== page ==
Two Bay Area railway workers charged for building secret apartments inside train stations

Duo faces felony charges for misusing public funds

Two Bay Area railway workers charged for building secret apartments inside train stations
Burlingame station at 290 California Drive in Burlingame (Illustration by The Real Deal with Getty, Wikipedia/Koshy Koshy)

Two Bay Area railway workers gave new meaning to “transit oriented development” when they allegedly built two illegal apartments inside train stations.

San Mateo prosecutors allege that two former Caltrain officials built two secret office-to-apartment conversions in two Peninsula stations south of San Francisco, the San Jose Mercury News reported.

Former Caltrain Deputy Director Joseph Navarro and contractor Seth Andrew Worden face felony charges for misusing public funds to build the mini apartments in the historic Burlingame and Millbrae stations. Neither facility is being used by the public.

Worden, a 61-year-old resident of Oceanside in San Diego County, was arraigned March 27 and released on his own recognizance, court records show. He pleaded not guilty, according to media reports.

Navarro, 66, formerly of the Bay Area and now of Newtown, Pennsylvania, is scheduled to be arraigned April 29.

Transit workers found Worden’s Millbrae apartment in 2020, but didn’t discover Navarro’s secret hideaway inside the Burlingame station until an anonymous tip in 2022. Both were fired.

Their alleged crimes have received some admiration in a region where developers can easily spend north of $900,000 to build one unit of affordable housing.

Some on social media said that living in a historic train station like Burlingame, which was built in 1894 and designated a historic landmark in California, had its own appeal.

“If this isn’t a case for building more housing next to transit then I don’t know what is,” wrote one user on social media site X, formerly known as Twitter.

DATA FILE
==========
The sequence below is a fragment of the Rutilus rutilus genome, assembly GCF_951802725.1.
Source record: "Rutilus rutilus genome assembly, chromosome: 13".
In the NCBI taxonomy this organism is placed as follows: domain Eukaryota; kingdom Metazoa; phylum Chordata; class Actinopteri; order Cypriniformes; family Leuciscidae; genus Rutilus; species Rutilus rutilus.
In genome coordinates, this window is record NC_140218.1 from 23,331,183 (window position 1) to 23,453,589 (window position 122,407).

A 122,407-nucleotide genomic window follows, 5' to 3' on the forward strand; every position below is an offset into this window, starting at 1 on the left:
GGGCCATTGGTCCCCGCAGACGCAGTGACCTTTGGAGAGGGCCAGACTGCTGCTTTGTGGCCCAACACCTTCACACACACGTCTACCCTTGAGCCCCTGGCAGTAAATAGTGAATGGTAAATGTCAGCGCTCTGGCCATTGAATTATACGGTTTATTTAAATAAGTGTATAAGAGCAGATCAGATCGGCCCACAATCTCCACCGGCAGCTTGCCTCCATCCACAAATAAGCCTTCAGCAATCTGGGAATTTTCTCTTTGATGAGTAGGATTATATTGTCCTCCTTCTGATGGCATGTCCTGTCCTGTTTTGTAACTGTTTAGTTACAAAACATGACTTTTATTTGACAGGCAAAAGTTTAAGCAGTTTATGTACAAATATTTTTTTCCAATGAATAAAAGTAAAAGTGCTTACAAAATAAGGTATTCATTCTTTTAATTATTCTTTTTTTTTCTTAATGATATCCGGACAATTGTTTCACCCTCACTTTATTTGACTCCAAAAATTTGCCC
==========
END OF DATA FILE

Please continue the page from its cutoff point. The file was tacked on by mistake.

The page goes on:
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Many were impressed that Worden and Navarro, who spent a respective $8,000 on the Millbrae unit and $42,000 on the Burlingame unit, managed to convert offices into housing on the cheap.

“Hire that man to build housing,” wrote Mark Dinan, an East Palo Alto-based recruiter. “$42k for an apartment!”

For a mere $42,000, Navarro allegedly installed a kitchenette, shower, plumbing and security cameras, prosecutors said. 

The duo are accused of trying to fly below the radar by making sure none of the invoices exceeded $3,000, which would have triggered further authorization from Caltrain and TransAmerica Services, the firm that employed Worden.

Housing is notoriously expensive to build in California. Besides high construction costs, impact fees and the permitting process can cost thousands of dollars, fees that Worden and Navarro would not have paid, according to the Mercury News.

The crime also highlighted the plight of super-commuters in the Bay Area.

District Attorney Steve Wagstaffe told the San Francisco Standard that the apartments were a “convenience” for the two former railway workers. “They figured the Bay Area [commute] really is lousy,” he said.

— Dana Bartholomew

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